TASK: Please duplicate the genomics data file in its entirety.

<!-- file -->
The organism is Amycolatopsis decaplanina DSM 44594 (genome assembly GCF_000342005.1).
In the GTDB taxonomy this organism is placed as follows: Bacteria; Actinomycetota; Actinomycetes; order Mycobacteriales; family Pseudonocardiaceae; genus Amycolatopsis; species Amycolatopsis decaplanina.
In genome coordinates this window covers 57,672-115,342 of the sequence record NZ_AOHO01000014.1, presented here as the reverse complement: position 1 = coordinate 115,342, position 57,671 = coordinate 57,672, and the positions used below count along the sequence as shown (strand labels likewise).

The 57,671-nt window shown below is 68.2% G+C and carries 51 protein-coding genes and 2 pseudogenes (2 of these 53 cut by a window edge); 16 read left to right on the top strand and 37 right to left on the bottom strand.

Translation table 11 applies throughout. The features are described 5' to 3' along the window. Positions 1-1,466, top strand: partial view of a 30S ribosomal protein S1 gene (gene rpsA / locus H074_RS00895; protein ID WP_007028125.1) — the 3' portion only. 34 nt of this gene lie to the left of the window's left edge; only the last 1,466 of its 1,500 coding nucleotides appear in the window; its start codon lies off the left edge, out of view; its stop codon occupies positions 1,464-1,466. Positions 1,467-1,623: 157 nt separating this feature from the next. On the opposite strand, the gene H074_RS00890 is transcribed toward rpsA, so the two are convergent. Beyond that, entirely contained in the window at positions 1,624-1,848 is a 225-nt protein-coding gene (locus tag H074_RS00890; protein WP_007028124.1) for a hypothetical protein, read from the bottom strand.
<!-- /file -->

The organism is Amycolatopsis decaplanina DSM 44594 (genome assembly GCF_000342005.1).
In the GTDB taxonomy this organism is placed as follows: Bacteria; Actinomycetota; Actinomycetes; order Mycobacteriales; family Pseudonocardiaceae; genus Amycolatopsis; species Amycolatopsis decaplanina.
In genome coordinates this window covers 57,672-115,342 of the sequence record NZ_AOHO01000014.1, presented here as the reverse complement: position 1 = coordinate 115,342, position 57,671 = coordinate 57,672, and the positions used below count along the sequence as shown (strand labels likewise).

The 57,671-nt window shown below is 68.2% G+C and carries 51 protein-coding genes and 2 pseudogenes (2 of these 53 cut by a window edge); 16 read left to right on the top strand and 37 right to left on the bottom strand.

Translation table 11 applies throughout. The features are described 5' to 3' along the window. Positions 1-1,466, top strand: partial view of a 30S ribosomal protein S1 gene (gene rpsA / locus H074_RS00895; protein ID WP_007028125.1) — the 3' portion only. 34 nt of this gene lie to the left of the window's left edge; only the last 1,466 of its 1,500 coding nucleotides appear in the window; its start codon lies off the left edge, out of view; its stop codon occupies positions 1,464-1,466. Positions 1,467-1,623: 157 nt separating this feature from the next. On the opposite strand, the gene H074_RS00890 is transcribed toward rpsA, so the two are convergent. Beyond that, entirely contained in the window at positions 1,624-1,848 is a 225-nt protein-coding gene (locus tag H074_RS00890; protein WP_007028124.1) for a hypothetical protein, read from the bottom strand.